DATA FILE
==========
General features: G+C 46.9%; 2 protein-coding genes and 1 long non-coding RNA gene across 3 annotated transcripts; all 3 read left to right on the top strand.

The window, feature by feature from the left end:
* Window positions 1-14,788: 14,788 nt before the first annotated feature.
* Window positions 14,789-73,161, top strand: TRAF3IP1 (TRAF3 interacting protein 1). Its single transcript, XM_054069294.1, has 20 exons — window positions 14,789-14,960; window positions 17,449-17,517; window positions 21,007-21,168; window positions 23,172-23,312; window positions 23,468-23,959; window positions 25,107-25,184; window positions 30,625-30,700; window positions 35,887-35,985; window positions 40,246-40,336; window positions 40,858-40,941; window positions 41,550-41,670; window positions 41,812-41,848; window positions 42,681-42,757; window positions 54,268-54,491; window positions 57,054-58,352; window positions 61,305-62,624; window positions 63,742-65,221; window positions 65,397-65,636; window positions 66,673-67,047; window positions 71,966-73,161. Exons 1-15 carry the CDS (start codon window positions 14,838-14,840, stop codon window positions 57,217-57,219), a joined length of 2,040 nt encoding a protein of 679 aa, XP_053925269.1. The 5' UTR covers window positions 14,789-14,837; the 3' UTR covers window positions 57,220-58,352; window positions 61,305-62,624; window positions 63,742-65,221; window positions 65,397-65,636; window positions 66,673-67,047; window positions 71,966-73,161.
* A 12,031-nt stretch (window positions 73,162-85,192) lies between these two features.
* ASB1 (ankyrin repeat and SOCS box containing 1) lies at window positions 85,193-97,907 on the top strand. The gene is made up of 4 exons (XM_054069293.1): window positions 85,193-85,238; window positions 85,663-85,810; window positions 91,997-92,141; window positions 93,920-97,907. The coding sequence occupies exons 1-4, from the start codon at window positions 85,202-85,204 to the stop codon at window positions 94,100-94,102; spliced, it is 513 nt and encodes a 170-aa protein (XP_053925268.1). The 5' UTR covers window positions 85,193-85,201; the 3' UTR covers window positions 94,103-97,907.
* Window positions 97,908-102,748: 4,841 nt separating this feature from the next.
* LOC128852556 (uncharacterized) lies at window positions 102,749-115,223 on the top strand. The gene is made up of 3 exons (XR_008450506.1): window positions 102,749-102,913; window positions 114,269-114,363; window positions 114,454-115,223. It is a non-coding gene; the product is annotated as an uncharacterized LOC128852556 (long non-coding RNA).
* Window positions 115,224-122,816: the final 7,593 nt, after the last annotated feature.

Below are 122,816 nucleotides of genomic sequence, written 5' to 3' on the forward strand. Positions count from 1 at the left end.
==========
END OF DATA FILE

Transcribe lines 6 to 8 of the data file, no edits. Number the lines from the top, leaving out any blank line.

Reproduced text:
* ASB1 (ankyrin repeat and SOCS box containing 1) lies at window positions 85,193-97,907 on the top strand. The gene is made up of 4 exons (XM_054069293.1): window positions 85,193-85,238; window positions 85,663-85,810; window positions 91,997-92,141; window positions 93,920-97,907. The coding sequence occupies exons 1-4, from the start codon at window positions 85,202-85,204 to the stop codon at window positions 94,100-94,102; spliced, it is 513 nt and encodes a 170-aa protein (XP_053925268.1). The 5' UTR covers window positions 85,193-85,201; the 3' UTR covers window positions 94,103-97,907.
* Window positions 97,908-102,748: 4,841 nt separating this feature from the next.
* LOC128852556 (uncharacterized) lies at window positions 102,749-115,223 on the top strand. The gene is made up of 3 exons (XR_008450506.1): window positions 102,749-102,913; window positions 114,269-114,363; window positions 114,454-115,223. It is a non-coding gene; the product is annotated as an uncharacterized LOC128852556 (long non-coding RNA).